35. Sapsis, David B. 1990. Ecological effects of spring and fall prescribed burning on basin big sagebrush/Idaho fescue--bluebunch wheatgrass communities. Corvallis, OR: Oregon State University. 105 p. Thesis. [16579]
36. Shiflet, Thomas N., ed. 1994. Rangeland cover types of the United States. Denver, CO: Society for Range Management. 152 p. [23362]
37. Stevens, Richard; Monsen, Stephen B. 2004. Forbs for seeding range and wildlife habitats. In: Monsen, Stephen B.; Stevens, Richard; Shaw, Nancy L., comps. Restoring western ranges and wildlands. Gen. Tech. Rep. RMRS-GTR-136-vol-2. Fort Collins, CO: U.S. Department of Agriculture, Forest Service, Rocky Mountain Research Station: 425-466. [52842]
38. Stickney, Peter F. 1989. FEIS postfire regeneration workshop--April 12: Seral origin of species comprising secondary plant succession in Northern Rocky Mountain forests. 10 p. Unpublished draft on file at: U.S. Department of Agriculture, Forest Service, Intermountain Research Station, Fire Sciences Laboratory, Missoula, MT. [20090]
39. Stucker, Donald E.; Peek, James M. 1984. Response of bighorn sheep to the Ship Island Burn. Report submitted to the Northern Forest Fire Laboratory: Supplement No. INT-80-108CA. 33 p. On file at: U.S. Department of Agriculture, Forest Service, Intermountain Research Station, Fire Sciences Laboratory, Missoula, MT. [17070]
40. U.S. Department of Agriculture, Forest Service. 1937. Range plant handbook. Washington, DC. 532 p. [2387]
41. U.S. Department of Agriculture, Natural Resources Conservation Service. 2006. PLANTS database (2006), [Online]. Available: http://plants.usda.gov/. [34262]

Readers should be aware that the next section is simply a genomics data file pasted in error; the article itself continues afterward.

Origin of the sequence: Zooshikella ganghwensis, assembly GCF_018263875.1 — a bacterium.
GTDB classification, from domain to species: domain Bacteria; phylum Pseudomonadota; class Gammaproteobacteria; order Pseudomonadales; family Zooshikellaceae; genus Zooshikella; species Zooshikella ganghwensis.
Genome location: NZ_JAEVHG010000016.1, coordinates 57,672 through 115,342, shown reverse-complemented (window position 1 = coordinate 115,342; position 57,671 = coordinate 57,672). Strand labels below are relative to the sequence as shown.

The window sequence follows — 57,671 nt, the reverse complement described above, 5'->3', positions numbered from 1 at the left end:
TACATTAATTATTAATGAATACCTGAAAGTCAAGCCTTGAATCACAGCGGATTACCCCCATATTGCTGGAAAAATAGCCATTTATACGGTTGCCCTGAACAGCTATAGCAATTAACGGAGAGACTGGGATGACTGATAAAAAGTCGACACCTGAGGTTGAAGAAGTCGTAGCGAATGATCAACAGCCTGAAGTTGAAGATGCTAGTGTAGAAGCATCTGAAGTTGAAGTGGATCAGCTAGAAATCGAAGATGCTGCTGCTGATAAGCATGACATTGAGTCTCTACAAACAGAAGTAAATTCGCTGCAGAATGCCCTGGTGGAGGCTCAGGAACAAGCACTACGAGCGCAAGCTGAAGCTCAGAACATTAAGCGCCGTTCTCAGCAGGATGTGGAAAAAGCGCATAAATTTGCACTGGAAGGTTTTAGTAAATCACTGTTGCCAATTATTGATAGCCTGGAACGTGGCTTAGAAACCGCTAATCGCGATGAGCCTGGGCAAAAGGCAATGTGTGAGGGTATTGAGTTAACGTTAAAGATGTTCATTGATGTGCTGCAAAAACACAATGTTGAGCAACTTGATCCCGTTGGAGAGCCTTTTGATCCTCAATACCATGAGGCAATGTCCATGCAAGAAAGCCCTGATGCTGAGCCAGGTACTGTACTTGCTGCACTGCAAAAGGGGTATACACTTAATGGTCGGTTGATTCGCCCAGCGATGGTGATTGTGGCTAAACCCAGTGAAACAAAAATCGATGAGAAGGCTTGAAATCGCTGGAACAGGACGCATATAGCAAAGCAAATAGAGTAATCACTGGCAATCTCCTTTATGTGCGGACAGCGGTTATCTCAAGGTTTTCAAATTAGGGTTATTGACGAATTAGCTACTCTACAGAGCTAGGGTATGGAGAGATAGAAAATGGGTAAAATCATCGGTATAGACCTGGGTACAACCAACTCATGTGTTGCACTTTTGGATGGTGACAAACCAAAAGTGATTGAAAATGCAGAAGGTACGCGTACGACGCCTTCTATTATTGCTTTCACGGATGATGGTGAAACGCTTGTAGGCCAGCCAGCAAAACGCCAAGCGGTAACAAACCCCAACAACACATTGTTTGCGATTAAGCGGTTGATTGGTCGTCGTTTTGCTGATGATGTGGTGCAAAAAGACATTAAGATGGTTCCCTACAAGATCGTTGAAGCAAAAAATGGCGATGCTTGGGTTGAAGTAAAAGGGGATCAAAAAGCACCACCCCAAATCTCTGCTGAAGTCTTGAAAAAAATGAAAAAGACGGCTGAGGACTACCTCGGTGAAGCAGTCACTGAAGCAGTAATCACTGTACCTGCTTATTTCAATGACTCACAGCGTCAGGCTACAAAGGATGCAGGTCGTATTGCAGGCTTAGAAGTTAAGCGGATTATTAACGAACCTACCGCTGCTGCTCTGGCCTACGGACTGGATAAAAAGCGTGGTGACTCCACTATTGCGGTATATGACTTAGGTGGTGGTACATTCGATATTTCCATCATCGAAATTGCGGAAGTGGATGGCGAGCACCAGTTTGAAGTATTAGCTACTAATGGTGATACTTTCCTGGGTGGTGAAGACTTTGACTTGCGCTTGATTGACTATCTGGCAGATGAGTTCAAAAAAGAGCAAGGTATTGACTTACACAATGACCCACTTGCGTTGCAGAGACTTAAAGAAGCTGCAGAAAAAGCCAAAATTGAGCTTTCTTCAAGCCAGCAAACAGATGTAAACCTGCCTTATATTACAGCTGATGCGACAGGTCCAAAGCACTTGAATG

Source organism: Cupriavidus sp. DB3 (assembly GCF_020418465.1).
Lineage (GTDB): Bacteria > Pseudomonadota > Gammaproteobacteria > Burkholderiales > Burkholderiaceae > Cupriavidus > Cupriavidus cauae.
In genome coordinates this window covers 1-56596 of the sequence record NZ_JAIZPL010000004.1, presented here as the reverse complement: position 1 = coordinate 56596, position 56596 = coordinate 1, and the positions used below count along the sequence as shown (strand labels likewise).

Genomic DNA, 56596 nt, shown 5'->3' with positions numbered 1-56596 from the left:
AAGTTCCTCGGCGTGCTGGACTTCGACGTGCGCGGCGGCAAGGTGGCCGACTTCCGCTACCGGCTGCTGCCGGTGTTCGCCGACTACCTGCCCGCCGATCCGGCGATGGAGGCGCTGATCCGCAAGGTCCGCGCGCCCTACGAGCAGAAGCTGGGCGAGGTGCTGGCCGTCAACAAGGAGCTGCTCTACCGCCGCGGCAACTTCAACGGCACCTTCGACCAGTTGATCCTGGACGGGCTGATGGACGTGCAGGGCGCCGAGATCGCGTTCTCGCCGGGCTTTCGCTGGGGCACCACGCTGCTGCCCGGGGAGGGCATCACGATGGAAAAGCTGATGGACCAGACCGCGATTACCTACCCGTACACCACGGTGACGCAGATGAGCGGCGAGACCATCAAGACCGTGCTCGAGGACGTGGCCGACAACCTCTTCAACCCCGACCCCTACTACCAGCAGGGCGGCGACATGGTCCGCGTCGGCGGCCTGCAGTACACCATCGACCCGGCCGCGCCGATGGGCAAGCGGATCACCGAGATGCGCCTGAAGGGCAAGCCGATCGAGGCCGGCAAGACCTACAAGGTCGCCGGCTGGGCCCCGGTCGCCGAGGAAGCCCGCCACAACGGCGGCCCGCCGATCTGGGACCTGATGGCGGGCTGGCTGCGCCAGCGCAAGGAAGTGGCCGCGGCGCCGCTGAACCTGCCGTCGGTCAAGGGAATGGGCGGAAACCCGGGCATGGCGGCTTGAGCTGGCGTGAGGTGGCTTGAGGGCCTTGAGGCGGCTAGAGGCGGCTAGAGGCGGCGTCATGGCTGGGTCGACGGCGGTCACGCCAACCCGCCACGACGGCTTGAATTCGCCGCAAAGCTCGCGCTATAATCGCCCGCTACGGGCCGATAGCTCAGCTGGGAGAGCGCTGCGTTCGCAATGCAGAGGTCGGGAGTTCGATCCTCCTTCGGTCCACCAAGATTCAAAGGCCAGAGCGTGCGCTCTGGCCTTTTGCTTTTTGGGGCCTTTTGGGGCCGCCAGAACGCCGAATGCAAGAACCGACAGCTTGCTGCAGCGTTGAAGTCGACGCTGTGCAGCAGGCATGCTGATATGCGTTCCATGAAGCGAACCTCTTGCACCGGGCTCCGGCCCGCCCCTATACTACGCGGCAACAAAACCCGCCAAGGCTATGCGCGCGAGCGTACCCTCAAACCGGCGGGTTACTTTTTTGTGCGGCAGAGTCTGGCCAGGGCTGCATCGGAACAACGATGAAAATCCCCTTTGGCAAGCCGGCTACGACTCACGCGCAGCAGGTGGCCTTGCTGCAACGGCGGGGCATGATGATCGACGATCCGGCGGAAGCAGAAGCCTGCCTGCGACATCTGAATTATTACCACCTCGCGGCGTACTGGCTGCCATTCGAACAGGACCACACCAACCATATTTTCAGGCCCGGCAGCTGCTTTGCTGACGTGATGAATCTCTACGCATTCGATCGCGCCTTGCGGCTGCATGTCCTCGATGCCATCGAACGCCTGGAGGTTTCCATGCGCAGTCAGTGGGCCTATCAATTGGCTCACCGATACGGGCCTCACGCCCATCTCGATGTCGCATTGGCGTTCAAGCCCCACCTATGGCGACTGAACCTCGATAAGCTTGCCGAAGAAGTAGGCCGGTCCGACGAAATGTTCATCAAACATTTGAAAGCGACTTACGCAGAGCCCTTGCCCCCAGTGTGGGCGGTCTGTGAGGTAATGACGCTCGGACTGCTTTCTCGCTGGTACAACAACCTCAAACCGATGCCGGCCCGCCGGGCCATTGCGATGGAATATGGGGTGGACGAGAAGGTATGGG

42. Vincent, Dwain W. 1992. The sagebrush/grasslands of the upper Rio Puerco area, New Mexico. Rangelands. 14(5): 268-271. [19698]
43. Weber, William A.; Wittmann, Ronald C. 1996. Colorado flora: eastern slope. 2d ed. Niwot, CO: University Press of Colorado. 524 p. [27572]
44. Welsh, Stanley L.; Atwood, N. Duane; Goodrich, Sherel; Higgins, Larry C., eds. 1987. A Utah flora. The Great Basin Naturalist Memoir No. 9. Provo, UT: Brigham Young University. 894 p. [2944]
45. Whisenant, Steven G. 1990. Postfire population dynamics of Bromus japonicus. The American Midland Naturalist. 123: 301-308. [11150]
46. Woodward, R. A.; Harper, K. T.; Tiedemann, A. R. 1984. An ecological consideration of the significance of cation-exchange capacity of roots of some Utah range plants. Plant and Soil. 79: 169-183. [108]
47. Wright, Henry A.; Bailey, Arthur W. 1982. Fire ecology: United States and southern Canada. New York: John Wiley & Sons. 501 p. [2620]
48. Young, James A.; Evans, Raymond A. 1981. Demography and fire history of a western juniper stand. Journal of Range Management. 34(6): 501-505. [2659]
49. Young, James A.; Tipton, Frosty. 1990. Invasion of cheatgrass into arid environments of the Lahontan Basin. In: McArthur, E. Durant; Romney, Evan M.; Smith, Stanley D.; Tueller, Paul T., compilers. Proceedings--symposium on cheatgrass invasion, shrub die-off, and other aspects of shrub biology and management; 1989 April 5-7; Las Vegas, NV. Gen. Tech. Rep. INT-276. Ogden, UT: U.S. Department of Agriculture, Forest Service, Intermountain Research Station: 37-40. [12733]

FEIS Home Page